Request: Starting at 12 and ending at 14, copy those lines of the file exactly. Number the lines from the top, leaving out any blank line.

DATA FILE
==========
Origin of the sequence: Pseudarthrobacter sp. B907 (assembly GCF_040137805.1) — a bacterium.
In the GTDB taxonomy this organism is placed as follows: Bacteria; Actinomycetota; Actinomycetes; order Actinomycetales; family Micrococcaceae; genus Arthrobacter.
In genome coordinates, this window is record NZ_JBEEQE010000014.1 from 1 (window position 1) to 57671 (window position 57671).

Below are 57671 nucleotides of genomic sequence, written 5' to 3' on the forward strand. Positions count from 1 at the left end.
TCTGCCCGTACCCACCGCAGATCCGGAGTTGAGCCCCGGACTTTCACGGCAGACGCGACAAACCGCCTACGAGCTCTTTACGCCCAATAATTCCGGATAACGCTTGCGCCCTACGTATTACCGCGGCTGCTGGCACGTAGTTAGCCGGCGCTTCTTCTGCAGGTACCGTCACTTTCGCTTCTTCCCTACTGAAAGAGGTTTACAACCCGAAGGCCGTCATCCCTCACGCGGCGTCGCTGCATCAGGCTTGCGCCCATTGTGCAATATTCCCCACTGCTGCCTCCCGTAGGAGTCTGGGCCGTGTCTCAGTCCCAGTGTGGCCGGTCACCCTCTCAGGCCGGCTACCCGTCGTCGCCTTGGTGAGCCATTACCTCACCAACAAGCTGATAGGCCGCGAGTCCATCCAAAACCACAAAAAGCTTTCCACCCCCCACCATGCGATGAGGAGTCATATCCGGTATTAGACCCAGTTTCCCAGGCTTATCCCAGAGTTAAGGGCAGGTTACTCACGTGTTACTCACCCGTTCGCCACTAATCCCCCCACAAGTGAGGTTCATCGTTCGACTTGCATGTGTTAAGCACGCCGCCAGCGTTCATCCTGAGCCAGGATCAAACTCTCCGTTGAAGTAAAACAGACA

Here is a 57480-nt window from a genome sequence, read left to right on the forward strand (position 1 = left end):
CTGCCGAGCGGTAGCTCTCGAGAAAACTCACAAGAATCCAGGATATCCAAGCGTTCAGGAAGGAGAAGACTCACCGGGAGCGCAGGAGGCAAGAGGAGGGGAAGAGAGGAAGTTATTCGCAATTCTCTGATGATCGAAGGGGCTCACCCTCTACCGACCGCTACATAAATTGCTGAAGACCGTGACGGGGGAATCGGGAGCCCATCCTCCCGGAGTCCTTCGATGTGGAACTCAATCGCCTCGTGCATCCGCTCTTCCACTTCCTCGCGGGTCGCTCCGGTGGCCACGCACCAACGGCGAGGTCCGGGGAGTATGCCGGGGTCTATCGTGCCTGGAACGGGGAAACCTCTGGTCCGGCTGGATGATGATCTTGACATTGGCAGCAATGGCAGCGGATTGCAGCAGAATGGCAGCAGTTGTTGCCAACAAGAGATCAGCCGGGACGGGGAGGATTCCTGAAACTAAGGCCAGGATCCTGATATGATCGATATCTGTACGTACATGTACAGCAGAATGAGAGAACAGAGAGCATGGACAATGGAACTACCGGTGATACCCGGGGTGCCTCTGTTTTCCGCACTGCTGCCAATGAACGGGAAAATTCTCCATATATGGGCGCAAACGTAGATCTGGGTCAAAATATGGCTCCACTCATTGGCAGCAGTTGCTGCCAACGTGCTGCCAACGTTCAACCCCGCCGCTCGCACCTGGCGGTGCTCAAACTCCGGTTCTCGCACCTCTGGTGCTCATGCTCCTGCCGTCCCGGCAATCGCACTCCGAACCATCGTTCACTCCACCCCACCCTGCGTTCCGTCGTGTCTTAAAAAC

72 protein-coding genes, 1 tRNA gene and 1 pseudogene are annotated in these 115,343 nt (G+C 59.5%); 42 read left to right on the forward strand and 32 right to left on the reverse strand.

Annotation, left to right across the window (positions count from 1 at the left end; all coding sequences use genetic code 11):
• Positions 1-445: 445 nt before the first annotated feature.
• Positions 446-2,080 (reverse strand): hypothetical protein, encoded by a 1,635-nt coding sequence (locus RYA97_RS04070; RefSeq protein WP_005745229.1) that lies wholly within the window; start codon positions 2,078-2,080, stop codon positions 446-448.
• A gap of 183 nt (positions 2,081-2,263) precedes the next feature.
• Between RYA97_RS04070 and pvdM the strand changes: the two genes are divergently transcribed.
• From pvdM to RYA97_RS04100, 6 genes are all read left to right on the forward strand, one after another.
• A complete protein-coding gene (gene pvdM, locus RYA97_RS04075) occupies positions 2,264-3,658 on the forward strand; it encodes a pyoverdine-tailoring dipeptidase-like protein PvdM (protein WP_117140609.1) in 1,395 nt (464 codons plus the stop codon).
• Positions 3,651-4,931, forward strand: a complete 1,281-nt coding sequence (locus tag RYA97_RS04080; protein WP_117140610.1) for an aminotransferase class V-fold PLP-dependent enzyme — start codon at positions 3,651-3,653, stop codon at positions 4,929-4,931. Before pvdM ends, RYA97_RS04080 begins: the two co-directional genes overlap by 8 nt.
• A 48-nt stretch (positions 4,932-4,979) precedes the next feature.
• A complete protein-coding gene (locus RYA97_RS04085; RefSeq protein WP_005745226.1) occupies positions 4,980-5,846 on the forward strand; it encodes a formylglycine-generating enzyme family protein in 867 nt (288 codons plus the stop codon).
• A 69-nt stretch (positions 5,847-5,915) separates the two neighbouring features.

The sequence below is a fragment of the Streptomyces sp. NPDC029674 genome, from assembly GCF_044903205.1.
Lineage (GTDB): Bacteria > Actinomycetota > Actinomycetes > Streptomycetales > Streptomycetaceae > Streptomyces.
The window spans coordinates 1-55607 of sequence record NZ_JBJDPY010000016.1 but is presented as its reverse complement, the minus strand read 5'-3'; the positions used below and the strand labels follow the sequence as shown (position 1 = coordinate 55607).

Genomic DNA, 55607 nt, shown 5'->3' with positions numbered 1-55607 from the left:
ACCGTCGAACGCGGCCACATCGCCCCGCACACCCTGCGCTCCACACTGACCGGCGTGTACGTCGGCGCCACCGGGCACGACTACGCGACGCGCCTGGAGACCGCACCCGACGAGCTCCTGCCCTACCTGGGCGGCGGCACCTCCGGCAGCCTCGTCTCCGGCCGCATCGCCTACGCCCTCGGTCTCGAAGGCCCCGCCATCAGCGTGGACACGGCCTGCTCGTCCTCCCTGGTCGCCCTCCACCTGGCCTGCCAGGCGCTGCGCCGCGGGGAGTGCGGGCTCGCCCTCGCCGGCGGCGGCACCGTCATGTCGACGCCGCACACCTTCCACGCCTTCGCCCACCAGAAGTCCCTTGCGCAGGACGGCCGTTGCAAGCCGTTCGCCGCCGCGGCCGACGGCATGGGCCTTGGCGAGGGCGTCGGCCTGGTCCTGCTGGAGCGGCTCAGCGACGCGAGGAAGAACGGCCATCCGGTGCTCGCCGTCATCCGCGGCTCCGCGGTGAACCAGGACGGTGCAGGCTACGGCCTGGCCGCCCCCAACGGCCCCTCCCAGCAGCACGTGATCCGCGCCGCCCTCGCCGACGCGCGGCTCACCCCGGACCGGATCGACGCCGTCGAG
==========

• A gap of 183 nt (positions 2,081-2,263) precedes the next feature.
• Between RYA97_RS04070 and pvdM the strand changes: the two genes are divergently transcribed.
• From pvdM to RYA97_RS04100, 6 genes are all read left to right on the forward strand, one after another.